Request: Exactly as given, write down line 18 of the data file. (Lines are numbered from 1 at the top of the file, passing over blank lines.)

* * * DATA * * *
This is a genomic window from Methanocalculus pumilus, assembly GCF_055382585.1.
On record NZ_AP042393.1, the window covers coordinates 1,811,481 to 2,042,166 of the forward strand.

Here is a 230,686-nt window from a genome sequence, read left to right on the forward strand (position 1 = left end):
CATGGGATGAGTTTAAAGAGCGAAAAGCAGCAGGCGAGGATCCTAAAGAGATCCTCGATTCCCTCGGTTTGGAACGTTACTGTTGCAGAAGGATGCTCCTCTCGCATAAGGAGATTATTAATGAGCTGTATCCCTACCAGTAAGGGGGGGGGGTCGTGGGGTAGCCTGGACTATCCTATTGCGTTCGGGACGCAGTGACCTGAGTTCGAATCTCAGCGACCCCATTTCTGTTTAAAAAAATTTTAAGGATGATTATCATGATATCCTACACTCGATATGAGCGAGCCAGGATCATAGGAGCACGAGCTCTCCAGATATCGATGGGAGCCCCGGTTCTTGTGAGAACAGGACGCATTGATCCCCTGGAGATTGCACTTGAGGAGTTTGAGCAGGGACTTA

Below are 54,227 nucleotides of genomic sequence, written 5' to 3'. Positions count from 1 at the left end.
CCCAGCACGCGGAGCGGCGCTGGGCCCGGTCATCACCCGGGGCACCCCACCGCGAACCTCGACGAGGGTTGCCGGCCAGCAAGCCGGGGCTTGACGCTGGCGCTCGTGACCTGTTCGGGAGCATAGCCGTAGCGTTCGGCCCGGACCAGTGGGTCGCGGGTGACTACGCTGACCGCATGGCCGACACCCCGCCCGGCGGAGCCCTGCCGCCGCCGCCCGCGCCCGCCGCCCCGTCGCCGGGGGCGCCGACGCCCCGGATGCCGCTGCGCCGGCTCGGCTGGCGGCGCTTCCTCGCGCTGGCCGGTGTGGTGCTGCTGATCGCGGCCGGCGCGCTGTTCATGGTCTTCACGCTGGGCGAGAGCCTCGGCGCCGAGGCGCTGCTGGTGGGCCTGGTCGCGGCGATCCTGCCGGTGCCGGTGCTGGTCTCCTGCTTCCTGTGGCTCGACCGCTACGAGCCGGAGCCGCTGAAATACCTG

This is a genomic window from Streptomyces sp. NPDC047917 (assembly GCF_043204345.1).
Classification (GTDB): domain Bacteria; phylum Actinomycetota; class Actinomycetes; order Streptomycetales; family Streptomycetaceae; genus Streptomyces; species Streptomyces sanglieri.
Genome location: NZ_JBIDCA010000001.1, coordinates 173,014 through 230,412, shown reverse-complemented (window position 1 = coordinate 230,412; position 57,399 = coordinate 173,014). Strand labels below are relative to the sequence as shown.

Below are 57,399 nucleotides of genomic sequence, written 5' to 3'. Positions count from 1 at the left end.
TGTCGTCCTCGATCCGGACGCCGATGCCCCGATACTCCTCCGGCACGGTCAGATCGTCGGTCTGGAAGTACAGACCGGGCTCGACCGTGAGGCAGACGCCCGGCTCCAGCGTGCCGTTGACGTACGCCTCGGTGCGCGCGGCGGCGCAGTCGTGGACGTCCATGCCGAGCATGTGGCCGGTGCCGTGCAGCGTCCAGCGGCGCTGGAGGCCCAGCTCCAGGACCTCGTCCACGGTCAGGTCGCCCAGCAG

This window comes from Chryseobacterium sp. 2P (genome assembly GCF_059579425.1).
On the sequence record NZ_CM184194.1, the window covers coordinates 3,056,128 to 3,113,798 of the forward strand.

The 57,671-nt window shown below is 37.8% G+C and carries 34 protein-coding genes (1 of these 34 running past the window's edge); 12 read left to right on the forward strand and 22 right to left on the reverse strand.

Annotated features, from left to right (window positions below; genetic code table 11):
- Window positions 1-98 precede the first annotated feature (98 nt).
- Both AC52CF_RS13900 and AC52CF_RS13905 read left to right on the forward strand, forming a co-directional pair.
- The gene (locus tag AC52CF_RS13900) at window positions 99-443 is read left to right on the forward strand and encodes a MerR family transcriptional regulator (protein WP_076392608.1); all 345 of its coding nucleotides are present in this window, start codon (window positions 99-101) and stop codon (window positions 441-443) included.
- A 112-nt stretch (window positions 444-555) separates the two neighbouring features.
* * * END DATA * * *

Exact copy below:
- The gene (locus tag AC52CF_RS13900) at window positions 99-443 is read left to right on the forward strand and encodes a MerR family transcriptional regulator (protein WP_076392608.1); all 345 of its coding nucleotides are present in this window, start codon (window positions 99-101) and stop codon (window positions 441-443) included.